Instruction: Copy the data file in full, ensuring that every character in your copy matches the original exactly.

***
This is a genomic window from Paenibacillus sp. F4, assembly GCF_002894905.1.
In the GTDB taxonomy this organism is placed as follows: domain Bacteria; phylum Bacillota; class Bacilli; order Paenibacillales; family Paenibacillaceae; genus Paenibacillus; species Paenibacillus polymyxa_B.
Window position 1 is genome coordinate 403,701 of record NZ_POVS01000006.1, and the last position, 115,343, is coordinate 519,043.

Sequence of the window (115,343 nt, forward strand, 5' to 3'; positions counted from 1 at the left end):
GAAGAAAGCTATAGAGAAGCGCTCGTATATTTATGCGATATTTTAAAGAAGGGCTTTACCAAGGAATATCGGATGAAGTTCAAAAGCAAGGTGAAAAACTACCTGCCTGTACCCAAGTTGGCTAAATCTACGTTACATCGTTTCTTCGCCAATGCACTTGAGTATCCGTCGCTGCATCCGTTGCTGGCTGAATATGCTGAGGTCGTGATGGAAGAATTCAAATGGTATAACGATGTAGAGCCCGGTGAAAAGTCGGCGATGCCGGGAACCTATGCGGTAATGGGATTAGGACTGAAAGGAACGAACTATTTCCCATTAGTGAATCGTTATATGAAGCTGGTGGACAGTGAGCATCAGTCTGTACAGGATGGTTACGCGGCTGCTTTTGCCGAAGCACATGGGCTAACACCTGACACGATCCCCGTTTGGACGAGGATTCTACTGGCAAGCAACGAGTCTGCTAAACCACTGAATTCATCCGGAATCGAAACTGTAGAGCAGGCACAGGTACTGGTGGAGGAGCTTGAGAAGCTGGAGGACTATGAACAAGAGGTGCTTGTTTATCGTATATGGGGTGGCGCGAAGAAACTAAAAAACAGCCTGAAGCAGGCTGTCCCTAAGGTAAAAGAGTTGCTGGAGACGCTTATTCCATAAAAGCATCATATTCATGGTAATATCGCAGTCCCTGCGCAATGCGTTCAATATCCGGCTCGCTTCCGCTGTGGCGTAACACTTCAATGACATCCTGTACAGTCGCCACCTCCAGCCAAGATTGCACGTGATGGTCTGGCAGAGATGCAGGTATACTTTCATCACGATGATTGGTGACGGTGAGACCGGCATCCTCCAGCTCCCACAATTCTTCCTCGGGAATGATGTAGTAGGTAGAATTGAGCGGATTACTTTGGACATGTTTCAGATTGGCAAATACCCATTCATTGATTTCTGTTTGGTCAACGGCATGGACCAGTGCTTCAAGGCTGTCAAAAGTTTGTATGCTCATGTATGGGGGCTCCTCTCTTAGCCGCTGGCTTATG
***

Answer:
This is a genomic window from Paenibacillus sp. F4, assembly GCF_002894905.1.
In the GTDB taxonomy this organism is placed as follows: domain Bacteria; phylum Bacillota; class Bacilli; order Paenibacillales; family Paenibacillaceae; genus Paenibacillus; species Paenibacillus polymyxa_B.
Window position 1 is genome coordinate 403,701 of record NZ_POVS01000006.1, and the last position, 115,343, is coordinate 519,043.

Sequence of the window (115,343 nt, forward strand, 5' to 3'; positions counted from 1 at the left end):
GAAGAAAGCTATAGAGAAGCGCTCGTATATTTATGCGATATTTTAAAGAAGGGCTTTACCAAGGAATATCGGATGAAGTTCAAAAGCAAGGTGAAAAACTACCTGCCTGTACCCAAGTTGGCTAAATCTACGTTACATCGTTTCTTCGCCAATGCACTTGAGTATCCGTCGCTGCATCCGTTGCTGGCTGAATATGCTGAGGTCGTGATGGAAGAATTCAAATGGTATAACGATGTAGAGCCCGGTGAAAAGTCGGCGATGCCGGGAACCTATGCGGTAATGGGATTAGGACTGAAAGGAACGAACTATTTCCCATTAGTGAATCGTTATATGAAGCTGGTGGACAGTGAGCATCAGTCTGTACAGGATGGTTACGCGGCTGCTTTTGCCGAAGCACATGGGCTAACACCTGACACGATCCCCGTTTGGACGAGGATTCTACTGGCAAGCAACGAGTCTGCTAAACCACTGAATTCATCCGGAATCGAAACTGTAGAGCAGGCACAGGTACTGGTGGAGGAGCTTGAGAAGCTGGAGGACTATGAACAAGAGGTGCTTGTTTATCGTATATGGGGTGGCGCGAAGAAACTAAAAAACAGCCTGAAGCAGGCTGTCCCTAAGGTAAAAGAGTTGCTGGAGACGCTTATTCCATAAAAGCATCATATTCATGGTAATATCGCAGTCCCTGCGCAATGCGTTCAATATCCGGCTCGCTTCCGCTGTGGCGTAACACTTCAATGACATCCTGTACAGTCGCCACCTCCAGCCAAGATTGCACGTGATGGTCTGGCAGAGATGCAGGTATACTTTCATCACGATGATTGGTGACGGTGAGACCGGCATCCTCCAGCTCCCACAATTCTTCCTCGGGAATGATGTAGTAGGTAGAATTGAGCGGATTACTTTGGACATGTTTCAGATTGGCAAATACCCATTCATTGATTTCTGTTTGGTCAACGGCATGGACCAGTGCTTCAAGGCTGTCAAAAGTTTGTATGCTCATGTATGGGGGCTCCTCTCTTAGCCGCTGGCTTATG